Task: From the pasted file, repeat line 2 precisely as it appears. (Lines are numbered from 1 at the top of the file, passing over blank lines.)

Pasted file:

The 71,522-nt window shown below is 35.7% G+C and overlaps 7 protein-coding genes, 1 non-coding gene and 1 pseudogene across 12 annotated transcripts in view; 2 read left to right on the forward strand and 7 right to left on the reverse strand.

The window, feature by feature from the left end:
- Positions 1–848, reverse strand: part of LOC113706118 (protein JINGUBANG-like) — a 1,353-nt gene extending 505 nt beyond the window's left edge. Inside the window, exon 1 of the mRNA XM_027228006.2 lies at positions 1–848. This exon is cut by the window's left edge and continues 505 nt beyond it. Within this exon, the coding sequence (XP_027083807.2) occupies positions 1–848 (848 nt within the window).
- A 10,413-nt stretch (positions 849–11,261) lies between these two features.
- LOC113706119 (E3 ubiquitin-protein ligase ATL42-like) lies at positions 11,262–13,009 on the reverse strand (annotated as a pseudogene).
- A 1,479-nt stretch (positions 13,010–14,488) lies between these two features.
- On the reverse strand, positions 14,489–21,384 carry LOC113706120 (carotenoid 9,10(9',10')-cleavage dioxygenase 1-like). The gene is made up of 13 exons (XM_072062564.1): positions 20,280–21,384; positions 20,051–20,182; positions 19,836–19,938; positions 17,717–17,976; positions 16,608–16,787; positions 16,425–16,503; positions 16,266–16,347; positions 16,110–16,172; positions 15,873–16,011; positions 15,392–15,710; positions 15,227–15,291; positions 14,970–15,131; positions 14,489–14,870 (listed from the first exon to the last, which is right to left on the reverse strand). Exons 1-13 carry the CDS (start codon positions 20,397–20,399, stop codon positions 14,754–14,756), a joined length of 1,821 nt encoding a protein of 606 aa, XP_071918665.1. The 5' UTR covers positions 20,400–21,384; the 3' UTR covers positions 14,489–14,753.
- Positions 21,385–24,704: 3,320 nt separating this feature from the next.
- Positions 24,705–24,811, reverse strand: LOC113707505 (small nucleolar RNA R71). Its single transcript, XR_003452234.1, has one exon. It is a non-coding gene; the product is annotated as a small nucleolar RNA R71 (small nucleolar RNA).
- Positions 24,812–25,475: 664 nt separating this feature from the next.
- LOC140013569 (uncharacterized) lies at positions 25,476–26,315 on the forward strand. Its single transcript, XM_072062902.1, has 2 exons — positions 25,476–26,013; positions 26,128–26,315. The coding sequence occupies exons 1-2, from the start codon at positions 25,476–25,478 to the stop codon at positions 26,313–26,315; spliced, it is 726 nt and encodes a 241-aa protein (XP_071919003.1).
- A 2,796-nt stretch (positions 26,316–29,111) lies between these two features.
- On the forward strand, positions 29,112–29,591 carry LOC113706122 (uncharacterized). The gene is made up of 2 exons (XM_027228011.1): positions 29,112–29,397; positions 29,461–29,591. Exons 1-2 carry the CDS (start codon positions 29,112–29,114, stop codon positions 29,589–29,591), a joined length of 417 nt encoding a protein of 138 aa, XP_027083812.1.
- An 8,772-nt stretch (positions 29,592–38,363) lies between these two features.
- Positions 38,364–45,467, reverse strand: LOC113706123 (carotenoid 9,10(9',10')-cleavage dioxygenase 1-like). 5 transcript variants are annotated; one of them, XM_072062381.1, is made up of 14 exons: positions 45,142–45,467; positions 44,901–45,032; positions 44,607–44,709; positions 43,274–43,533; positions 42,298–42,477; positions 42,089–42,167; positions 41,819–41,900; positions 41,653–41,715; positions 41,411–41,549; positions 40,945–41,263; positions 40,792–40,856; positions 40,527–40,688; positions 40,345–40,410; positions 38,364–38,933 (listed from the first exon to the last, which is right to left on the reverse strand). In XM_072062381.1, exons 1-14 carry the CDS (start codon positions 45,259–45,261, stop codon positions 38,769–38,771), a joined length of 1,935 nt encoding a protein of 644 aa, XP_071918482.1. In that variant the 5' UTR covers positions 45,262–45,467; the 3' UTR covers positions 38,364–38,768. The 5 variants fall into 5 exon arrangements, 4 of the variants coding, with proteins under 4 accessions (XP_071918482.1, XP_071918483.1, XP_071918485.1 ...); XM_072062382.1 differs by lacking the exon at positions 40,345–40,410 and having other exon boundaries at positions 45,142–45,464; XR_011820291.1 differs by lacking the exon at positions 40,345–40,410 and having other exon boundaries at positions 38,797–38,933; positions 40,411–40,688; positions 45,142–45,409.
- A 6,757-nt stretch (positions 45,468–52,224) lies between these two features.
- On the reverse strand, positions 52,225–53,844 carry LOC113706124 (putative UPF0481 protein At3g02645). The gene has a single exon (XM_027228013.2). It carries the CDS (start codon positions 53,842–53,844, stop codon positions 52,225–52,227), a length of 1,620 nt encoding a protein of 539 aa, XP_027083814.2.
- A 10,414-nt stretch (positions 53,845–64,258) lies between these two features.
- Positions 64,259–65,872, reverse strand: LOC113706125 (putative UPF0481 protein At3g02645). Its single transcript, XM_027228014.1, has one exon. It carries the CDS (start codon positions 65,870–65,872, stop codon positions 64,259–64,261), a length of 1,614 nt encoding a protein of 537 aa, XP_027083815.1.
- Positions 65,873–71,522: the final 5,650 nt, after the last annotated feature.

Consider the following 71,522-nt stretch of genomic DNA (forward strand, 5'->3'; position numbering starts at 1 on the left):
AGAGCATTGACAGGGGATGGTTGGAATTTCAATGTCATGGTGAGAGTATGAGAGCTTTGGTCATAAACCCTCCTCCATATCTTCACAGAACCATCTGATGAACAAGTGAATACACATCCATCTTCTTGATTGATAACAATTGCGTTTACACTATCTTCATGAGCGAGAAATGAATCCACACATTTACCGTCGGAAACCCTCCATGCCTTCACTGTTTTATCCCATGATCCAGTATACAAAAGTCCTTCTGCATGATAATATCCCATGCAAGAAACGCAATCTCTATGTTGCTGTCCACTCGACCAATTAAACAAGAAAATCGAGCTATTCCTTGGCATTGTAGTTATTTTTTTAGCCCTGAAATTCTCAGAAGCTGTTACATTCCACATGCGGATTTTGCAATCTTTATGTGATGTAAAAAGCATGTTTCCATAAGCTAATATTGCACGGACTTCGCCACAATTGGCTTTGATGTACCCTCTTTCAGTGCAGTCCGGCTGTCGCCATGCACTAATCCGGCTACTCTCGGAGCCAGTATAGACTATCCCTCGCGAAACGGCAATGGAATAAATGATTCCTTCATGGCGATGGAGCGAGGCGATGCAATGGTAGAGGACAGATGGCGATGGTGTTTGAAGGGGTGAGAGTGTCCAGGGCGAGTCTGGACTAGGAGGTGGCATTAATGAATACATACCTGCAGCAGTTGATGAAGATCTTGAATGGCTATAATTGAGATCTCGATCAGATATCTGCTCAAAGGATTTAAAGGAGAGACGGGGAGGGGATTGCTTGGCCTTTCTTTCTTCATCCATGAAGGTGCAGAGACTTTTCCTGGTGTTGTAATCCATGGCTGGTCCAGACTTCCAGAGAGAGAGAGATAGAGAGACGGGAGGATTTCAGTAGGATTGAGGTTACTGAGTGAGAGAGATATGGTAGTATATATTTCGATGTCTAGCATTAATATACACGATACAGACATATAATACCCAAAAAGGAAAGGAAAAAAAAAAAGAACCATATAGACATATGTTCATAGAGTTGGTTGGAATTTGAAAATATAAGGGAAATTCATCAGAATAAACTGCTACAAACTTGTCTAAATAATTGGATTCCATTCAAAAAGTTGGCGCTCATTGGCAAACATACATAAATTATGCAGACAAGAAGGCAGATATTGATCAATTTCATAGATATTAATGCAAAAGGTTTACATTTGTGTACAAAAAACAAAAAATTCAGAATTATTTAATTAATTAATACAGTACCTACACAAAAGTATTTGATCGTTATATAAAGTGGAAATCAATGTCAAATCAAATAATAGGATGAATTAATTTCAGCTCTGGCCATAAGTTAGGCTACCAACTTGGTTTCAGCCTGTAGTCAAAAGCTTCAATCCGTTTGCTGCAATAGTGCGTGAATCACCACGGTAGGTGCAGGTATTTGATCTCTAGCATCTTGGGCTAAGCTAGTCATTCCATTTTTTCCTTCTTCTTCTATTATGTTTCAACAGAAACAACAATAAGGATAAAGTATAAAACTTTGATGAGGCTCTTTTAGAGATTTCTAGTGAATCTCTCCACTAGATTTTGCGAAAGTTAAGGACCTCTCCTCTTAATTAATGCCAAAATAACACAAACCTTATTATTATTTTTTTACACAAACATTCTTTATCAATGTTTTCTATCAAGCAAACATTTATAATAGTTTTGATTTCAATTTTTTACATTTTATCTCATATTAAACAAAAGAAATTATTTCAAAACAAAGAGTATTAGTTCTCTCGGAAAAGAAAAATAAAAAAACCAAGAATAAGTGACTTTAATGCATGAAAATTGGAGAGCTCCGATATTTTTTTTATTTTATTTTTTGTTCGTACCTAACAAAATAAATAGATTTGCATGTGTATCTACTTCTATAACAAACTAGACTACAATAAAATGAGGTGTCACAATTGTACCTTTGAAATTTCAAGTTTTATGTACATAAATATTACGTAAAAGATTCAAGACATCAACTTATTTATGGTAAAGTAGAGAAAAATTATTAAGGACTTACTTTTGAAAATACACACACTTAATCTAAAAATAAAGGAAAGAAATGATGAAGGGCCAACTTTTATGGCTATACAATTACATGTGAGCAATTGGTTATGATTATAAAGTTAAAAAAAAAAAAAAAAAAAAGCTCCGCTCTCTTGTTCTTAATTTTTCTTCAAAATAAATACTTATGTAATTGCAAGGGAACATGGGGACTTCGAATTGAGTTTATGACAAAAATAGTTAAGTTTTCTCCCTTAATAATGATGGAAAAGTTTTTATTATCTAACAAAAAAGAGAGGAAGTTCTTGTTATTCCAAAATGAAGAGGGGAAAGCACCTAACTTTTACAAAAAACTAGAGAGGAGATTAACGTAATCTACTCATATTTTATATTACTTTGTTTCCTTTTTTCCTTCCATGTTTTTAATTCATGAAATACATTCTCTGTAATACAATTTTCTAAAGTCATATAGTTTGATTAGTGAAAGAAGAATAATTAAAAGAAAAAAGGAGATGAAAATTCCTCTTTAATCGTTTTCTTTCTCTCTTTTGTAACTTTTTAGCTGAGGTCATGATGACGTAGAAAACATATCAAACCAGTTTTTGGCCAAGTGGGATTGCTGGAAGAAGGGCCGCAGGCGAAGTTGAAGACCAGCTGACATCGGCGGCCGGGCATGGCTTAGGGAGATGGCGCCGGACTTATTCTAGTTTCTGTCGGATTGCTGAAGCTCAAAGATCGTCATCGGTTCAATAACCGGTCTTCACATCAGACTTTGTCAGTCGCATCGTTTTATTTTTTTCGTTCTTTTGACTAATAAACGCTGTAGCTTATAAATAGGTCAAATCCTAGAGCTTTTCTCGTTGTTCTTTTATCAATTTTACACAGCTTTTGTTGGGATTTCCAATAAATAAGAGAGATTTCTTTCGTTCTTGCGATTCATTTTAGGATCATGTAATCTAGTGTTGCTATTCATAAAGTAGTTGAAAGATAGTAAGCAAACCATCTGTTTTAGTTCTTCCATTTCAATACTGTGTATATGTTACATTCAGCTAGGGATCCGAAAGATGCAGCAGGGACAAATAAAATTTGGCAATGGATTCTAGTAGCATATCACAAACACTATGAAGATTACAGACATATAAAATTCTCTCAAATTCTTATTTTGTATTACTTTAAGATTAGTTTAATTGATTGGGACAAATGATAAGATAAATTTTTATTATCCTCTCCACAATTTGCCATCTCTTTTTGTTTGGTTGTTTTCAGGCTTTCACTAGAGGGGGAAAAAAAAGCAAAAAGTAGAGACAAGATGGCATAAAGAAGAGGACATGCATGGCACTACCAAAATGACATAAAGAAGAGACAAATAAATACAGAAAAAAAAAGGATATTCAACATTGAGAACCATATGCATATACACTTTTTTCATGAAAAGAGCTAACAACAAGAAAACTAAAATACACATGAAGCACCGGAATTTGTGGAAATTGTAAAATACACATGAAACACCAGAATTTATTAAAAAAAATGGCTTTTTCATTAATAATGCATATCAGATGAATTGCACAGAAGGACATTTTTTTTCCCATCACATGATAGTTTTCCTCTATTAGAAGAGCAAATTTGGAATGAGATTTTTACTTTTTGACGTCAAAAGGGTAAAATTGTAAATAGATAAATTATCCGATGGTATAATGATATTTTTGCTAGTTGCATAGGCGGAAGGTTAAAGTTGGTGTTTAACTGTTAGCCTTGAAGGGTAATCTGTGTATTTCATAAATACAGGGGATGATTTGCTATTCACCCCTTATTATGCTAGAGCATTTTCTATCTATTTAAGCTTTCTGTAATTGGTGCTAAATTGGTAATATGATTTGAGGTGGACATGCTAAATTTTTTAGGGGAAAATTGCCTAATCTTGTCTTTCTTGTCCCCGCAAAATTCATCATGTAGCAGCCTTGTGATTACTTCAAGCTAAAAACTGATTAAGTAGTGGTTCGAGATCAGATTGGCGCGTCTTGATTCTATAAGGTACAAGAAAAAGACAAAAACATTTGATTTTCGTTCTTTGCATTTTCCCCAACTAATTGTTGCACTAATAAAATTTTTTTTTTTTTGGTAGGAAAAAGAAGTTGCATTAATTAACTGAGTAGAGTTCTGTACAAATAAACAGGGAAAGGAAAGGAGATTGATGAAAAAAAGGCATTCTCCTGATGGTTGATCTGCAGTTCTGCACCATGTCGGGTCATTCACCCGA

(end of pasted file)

The window, feature by feature from the left end: